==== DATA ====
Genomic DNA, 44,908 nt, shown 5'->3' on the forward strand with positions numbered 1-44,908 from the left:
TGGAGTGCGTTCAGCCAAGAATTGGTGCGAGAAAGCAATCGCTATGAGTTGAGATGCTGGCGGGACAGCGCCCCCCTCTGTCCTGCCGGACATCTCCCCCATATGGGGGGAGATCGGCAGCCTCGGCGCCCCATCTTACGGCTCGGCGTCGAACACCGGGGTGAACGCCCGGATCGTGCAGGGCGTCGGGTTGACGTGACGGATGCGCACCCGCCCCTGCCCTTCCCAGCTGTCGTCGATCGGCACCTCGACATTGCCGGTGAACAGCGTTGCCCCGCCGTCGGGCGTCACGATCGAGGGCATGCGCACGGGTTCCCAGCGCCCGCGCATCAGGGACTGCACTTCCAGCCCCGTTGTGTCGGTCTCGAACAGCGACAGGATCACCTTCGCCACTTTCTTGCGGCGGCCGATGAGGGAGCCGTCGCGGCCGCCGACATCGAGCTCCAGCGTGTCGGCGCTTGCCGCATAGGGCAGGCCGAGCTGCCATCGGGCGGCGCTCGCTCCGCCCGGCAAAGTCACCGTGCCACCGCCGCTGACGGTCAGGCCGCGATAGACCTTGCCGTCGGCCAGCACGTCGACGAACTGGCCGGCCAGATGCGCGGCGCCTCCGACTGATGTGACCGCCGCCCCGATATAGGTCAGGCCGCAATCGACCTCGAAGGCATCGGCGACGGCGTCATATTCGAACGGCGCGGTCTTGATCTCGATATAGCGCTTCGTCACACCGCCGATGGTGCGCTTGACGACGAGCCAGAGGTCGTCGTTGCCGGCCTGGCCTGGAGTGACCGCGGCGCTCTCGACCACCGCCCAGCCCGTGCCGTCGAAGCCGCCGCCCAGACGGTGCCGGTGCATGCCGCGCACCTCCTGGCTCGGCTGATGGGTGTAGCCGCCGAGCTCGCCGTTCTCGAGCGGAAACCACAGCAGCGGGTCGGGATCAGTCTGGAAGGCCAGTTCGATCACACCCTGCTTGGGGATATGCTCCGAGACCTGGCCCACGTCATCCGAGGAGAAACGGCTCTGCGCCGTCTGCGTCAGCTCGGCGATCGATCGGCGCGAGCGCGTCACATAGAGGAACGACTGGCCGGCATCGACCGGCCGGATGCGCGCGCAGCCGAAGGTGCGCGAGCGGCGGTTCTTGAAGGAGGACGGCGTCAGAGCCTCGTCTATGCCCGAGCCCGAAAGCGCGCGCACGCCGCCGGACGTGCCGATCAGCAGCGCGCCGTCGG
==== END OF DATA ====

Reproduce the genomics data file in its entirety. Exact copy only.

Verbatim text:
Genomic DNA, 44,908 nt, shown 5'->3' on the forward strand with positions numbered 1-44,908 from the left:
TGGAGTGCGTTCAGCCAAGAATTGGTGCGAGAAAGCAATCGCTATGAGTTGAGATGCTGGCGGGACAGCGCCCCCCTCTGTCCTGCCGGACATCTCCCCCATATGGGGGGAGATCGGCAGCCTCGGCGCCCCATCTTACGGCTCGGCGTCGAACACCGGGGTGAACGCCCGGATCGTGCAGGGCGTCGGGTTGACGTGACGGATGCGCACCCGCCCCTGCCCTTCCCAGCTGTCGTCGATCGGCACCTCGACATTGCCGGTGAACAGCGTTGCCCCGCCGTCGGGCGTCACGATCGAGGGCATGCGCACGGGTTCCCAGCGCCCGCGCATCAGGGACTGCACTTCCAGCCCCGTTGTGTCGGTCTCGAACAGCGACAGGATCACCTTCGCCACTTTCTTGCGGCGGCCGATGAGGGAGCCGTCGCGGCCGCCGACATCGAGCTCCAGCGTGTCGGCGCTTGCCGCATAGGGCAGGCCGAGCTGCCATCGGGCGGCGCTCGCTCCGCCCGGCAAAGTCACCGTGCCACCGCCGCTGACGGTCAGGCCGCGATAGACCTTGCCGTCGGCCAGCACGTCGACGAACTGGCCGGCCAGATGCGCGGCGCCTCCGACTGATGTGACCGCCGCCCCGATATAGGTCAGGCCGCAATCGACCTCGAAGGCATCGGCGACGGCGTCATATTCGAACGGCGCGGTCTTGATCTCGATATAGCGCTTCGTCACACCGCCGATGGTGCGCTTGACGACGAGCCAGAGGTCGTCGTTGCCGGCCTGGCCTGGAGTGACCGCGGCGCTCTCGACCACCGCCCAGCCCGTGCCGTCGAAGCCGCCGCCCAGACGGTGCCGGTGCATGCCGCGCACCTCCTGGCTCGGCTGATGGGTGTAGCCGCCGAGCTCGCCGTTCTCGAGCGGAAACCACAGCAGCGGGTCGGGATCAGTCTGGAAGGCCAGTTCGATCACACCCTGCTTGGGGATATGCTCCGAGACCTGGCCCACGTCATCCGAGGAGAAACGGCTCTGCGCCGTCTGCGTCAGCTCGGCGATCGATCGGCGCGAGCGCGTCACATAGAGGAACGACTGGCCGGCATCGACCGGCCGGATGCGCGCGCAGCCGAAGGTGCGCGAGCGGCGGTTCTTGAAGGAGGACGGCGTCAGAGCCTCGTCTATGCCCGAGCCCGAAAGCGCGCGCACGCCGCCGGACGTGCCGATCAGCAGCGCGCCGTCGG